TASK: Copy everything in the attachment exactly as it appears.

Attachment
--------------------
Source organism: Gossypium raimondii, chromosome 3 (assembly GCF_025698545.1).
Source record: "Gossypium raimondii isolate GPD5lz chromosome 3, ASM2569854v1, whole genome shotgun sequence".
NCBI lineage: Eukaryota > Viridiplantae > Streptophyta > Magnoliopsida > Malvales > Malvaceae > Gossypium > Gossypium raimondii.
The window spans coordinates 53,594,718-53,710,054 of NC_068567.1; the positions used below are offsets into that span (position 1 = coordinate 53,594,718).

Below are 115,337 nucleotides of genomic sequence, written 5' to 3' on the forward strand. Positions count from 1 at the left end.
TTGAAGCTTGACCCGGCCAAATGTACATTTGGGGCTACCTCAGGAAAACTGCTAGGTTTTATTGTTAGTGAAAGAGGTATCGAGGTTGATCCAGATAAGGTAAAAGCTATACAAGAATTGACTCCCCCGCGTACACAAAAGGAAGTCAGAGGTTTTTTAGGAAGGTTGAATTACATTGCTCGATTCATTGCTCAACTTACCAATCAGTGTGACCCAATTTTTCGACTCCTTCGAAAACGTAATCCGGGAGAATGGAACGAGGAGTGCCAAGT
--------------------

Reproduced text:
Source organism: Gossypium raimondii, chromosome 3 (assembly GCF_025698545.1).
Source record: "Gossypium raimondii isolate GPD5lz chromosome 3, ASM2569854v1, whole genome shotgun sequence".
NCBI lineage: Eukaryota > Viridiplantae > Streptophyta > Magnoliopsida > Malvales > Malvaceae > Gossypium > Gossypium raimondii.
The window spans coordinates 53,594,718-53,710,054 of NC_068567.1; the positions used below are offsets into that span (position 1 = coordinate 53,594,718).

Below are 115,337 nucleotides of genomic sequence, written 5' to 3' on the forward strand. Positions count from 1 at the left end.
TTGAAGCTTGACCCGGCCAAATGTACATTTGGGGCTACCTCAGGAAAACTGCTAGGTTTTATTGTTAGTGAAAGAGGTATCGAGGTTGATCCAGATAAGGTAAAAGCTATACAAGAATTGACTCCCCCGCGTACACAAAAGGAAGTCAGAGGTTTTTTAGGAAGGTTGAATTACATTGCTCGATTCATTGCTCAACTTACCAATCAGTGTGACCCAATTTTTCGACTCCTTCGAAAACGTAATCCGGGAGAATGGAACGAGGAGTGCCAAGT